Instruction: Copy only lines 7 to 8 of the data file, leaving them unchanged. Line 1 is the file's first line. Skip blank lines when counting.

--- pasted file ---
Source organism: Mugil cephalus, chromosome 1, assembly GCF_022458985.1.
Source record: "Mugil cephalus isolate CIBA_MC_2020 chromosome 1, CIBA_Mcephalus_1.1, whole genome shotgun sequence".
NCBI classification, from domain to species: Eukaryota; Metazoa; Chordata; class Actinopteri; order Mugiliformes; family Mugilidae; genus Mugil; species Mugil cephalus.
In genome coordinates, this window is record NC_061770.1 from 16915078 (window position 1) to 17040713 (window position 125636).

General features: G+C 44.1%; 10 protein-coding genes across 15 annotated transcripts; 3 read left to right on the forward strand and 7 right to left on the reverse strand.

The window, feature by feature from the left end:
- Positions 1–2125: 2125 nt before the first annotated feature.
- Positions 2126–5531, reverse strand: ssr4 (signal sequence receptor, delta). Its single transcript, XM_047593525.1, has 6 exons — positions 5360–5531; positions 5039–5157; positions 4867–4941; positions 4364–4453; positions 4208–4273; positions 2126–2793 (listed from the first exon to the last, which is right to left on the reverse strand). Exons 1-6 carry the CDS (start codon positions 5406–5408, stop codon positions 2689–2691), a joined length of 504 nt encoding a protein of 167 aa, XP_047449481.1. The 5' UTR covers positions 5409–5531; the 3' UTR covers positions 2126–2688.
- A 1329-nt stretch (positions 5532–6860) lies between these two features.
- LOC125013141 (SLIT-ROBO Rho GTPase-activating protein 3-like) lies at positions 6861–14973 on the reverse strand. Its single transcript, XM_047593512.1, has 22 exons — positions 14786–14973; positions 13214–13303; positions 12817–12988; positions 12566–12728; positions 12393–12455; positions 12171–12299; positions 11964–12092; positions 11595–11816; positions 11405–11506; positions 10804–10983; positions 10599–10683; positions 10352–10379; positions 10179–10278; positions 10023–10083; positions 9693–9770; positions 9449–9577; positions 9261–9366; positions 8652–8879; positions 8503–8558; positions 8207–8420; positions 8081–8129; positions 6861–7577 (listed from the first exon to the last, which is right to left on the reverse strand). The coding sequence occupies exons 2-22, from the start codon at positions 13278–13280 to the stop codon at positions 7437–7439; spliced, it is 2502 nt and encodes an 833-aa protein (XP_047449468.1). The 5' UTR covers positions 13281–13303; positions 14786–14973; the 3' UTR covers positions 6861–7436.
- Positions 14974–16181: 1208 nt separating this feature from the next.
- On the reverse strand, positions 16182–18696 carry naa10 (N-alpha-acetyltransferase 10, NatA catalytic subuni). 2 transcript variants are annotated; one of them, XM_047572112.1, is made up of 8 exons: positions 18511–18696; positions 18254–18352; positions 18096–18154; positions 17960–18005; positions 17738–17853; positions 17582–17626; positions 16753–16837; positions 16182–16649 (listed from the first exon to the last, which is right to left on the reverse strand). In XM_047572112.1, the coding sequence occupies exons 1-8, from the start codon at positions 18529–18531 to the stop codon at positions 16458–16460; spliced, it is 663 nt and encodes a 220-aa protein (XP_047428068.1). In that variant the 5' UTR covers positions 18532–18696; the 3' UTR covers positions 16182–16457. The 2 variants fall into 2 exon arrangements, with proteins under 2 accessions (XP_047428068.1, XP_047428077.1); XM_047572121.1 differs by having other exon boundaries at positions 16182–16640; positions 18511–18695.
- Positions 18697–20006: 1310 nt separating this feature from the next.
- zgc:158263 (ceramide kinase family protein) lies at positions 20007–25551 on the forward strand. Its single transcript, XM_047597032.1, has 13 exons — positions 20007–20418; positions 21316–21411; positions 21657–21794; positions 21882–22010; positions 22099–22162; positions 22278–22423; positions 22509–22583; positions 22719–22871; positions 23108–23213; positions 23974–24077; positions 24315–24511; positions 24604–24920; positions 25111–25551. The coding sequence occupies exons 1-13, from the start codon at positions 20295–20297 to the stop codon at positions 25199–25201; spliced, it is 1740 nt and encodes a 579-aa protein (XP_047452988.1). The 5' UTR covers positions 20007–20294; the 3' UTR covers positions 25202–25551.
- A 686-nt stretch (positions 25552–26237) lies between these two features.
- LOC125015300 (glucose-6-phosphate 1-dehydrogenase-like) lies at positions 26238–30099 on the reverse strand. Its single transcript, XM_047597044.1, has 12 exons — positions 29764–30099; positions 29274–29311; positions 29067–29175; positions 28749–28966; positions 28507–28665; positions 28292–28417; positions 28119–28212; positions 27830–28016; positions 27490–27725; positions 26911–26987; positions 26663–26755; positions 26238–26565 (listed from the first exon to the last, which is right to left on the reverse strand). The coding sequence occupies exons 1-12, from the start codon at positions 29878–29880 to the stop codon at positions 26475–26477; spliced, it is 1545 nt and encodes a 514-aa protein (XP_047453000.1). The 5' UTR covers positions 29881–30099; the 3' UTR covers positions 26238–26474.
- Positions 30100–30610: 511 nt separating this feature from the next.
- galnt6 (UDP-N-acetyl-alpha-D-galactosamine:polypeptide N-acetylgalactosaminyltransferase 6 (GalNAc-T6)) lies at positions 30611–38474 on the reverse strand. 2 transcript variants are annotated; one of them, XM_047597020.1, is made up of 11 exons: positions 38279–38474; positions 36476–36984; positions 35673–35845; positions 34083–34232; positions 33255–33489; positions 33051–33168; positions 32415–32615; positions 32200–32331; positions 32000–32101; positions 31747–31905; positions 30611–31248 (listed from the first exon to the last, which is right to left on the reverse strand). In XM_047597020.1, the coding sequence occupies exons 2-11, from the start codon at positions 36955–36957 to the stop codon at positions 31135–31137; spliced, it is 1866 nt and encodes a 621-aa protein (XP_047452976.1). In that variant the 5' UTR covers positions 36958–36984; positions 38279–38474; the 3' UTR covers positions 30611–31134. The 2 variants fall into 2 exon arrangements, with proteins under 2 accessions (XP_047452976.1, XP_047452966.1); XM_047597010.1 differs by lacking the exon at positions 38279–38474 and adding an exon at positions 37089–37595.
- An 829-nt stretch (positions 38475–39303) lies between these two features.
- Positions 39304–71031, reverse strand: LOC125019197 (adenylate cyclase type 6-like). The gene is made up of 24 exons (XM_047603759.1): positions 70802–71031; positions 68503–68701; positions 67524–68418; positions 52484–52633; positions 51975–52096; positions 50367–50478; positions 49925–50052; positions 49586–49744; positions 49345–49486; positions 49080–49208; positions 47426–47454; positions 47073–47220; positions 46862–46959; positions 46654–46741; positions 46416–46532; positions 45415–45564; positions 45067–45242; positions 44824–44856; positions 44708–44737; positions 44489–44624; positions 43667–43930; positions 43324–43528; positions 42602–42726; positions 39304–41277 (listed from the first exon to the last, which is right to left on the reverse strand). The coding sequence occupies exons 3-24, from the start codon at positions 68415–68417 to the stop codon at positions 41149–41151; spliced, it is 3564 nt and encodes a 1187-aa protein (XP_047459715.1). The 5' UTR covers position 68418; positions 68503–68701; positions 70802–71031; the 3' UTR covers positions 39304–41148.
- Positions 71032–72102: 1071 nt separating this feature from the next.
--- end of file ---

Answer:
- Positions 1–2125: 2125 nt before the first annotated feature.
- Positions 2126–5531, reverse strand: ssr4 (signal sequence receptor, delta). Its single transcript, XM_047593525.1, has 6 exons — positions 5360–5531; positions 5039–5157; positions 4867–4941; positions 4364–4453; positions 4208–4273; positions 2126–2793 (listed from the first exon to the last, which is right to left on the reverse strand). Exons 1-6 carry the CDS (start codon positions 5406–5408, stop codon positions 2689–2691), a joined length of 504 nt encoding a protein of 167 aa, XP_047449481.1. The 5' UTR covers positions 5409–5531; the 3' UTR covers positions 2126–2688.